V. CMS Classification Of Diagnostic Radiopharmaceuticals In The Hospital Outpatient Setting Results In Pricing Pressure
Under OPPS, CMS classifies all diagnostic radiopharmaceuticals as “supplies” instead of “drugs,” and therefore “packages” them with the cost of the nuclear medicine procedures in a hospital outpatient setting. Note that therapeutic radiopharmaceuticals can be reimbursed separately. As a result, payment for these drugs in the hospital outpatient setting is packaged into an APC. Diagnostic radiopharmaceuticals are packaged with their associated procedure, while therapeutic radiopharmaceuticals receive a separate reimbursement if they exceed the drug packaging threshold.

VI. New Diagnostic Radiopharmaceuticals Can Attain “Pass-Through Status”, An Opportunity And A Challenge
New diagnostic radiopharmaceuticals can attain “pass-through status” if they apply for it, thereby getting separate reimbursement at Average Sales Price (ASP)+6 percent for 2-3 years. The agency requires several months to process the application, officially determine eligibility, and implement the pass-through status. CMS instituted pass-through payments for new diagnostic radiopharmaceuticals to ensure providers receive adequate reimbursement while CMS collects the necessary data to incorporate the cost of the drug/device into the OPPS rates.

Payment for diagnostic radio-pharmaceuticals with expired pass-through status are packaged with the associated procedure. All diagnostic radiopharmaceuticals without pass-through status are packaged, with CPT code for the associated diagnostic imaging procedure, into the Ambulatory Payment Classification (APC). At that point providers must decide whether to use the newly packaged agent and potentially take a significant financial loss, revert back to using a less expensive predecessor drug, use an even newer drug that has pass-through status, or provide an alternative service altogether.
The methodology below provides a means to think through pass-through dynamics. Hospital P&T Committees manage utilization of diagnostic radiopharmaceuticals. While pass- through status is active, the product is actively utilized given the add-on payment in Medicare and potential for similar commercial modifier.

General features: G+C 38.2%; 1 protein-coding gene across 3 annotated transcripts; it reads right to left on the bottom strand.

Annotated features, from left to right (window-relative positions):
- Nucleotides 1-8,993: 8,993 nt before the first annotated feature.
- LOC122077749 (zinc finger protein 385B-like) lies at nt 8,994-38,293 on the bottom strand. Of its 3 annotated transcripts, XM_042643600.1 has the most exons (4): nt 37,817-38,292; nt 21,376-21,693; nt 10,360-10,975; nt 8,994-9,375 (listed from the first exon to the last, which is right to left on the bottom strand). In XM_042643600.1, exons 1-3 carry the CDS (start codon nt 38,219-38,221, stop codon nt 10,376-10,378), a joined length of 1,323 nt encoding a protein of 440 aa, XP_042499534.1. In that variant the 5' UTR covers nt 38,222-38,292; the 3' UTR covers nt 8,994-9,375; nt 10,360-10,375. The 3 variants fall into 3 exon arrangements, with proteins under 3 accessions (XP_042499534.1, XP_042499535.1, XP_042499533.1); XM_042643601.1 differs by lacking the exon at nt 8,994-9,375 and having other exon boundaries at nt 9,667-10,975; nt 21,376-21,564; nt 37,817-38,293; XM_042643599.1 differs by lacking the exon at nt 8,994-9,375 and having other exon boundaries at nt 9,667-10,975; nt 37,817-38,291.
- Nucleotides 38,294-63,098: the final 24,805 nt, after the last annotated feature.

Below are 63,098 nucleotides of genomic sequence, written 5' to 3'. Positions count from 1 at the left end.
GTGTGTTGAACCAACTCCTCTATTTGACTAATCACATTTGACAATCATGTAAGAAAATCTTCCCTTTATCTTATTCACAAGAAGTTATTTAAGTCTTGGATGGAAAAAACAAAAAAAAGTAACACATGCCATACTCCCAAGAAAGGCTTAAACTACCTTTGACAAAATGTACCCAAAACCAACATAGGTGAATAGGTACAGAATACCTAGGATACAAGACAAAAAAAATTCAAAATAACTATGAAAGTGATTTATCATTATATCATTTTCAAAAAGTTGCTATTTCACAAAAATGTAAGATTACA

Upon expiry of pass-through status, the Medicare add-on payment ends and commercial payors must re-examine their own utilization management and reimbursement policies. The potential for a significant reimbursement differential, particularly if commercial payors decide to continue granting supplemental reimbursement leads to significant trade off analysis among the Hospital P&T Committee based on commercial versus Medicare insured patient volume, size of addressed population, provider preference and imaging agent alternatives. While using an older agent may be preferable from a financial perspective, a provider may still choose to use a newer diagnostic radiopharmaceutical (with expired pass-through status) for clinical reasons – e.g., if the provider believes the images are so much clearer with the newer agent that it is worth taking a loss to use it. On this last point, absent of provider-perceived differentiation, commoditization may lead to manufacturer pressure to increase discounts or lose ground to established players. Thus, post-market evidence of superiority is a crucial component as the manufacturer seeks to build volume and positively impact reimbursement, to the benefit of the manufacturer.

Mark Slomiany PhD is a Director of Advisory at The Marwood Group and a former faculty member of the Department of Cardiothoracic Surgery at New York University Langone Health, as well as a former research associate at the Mossavar-Rahmani Center for Business and Government at the Harvard Kennedy School of Government.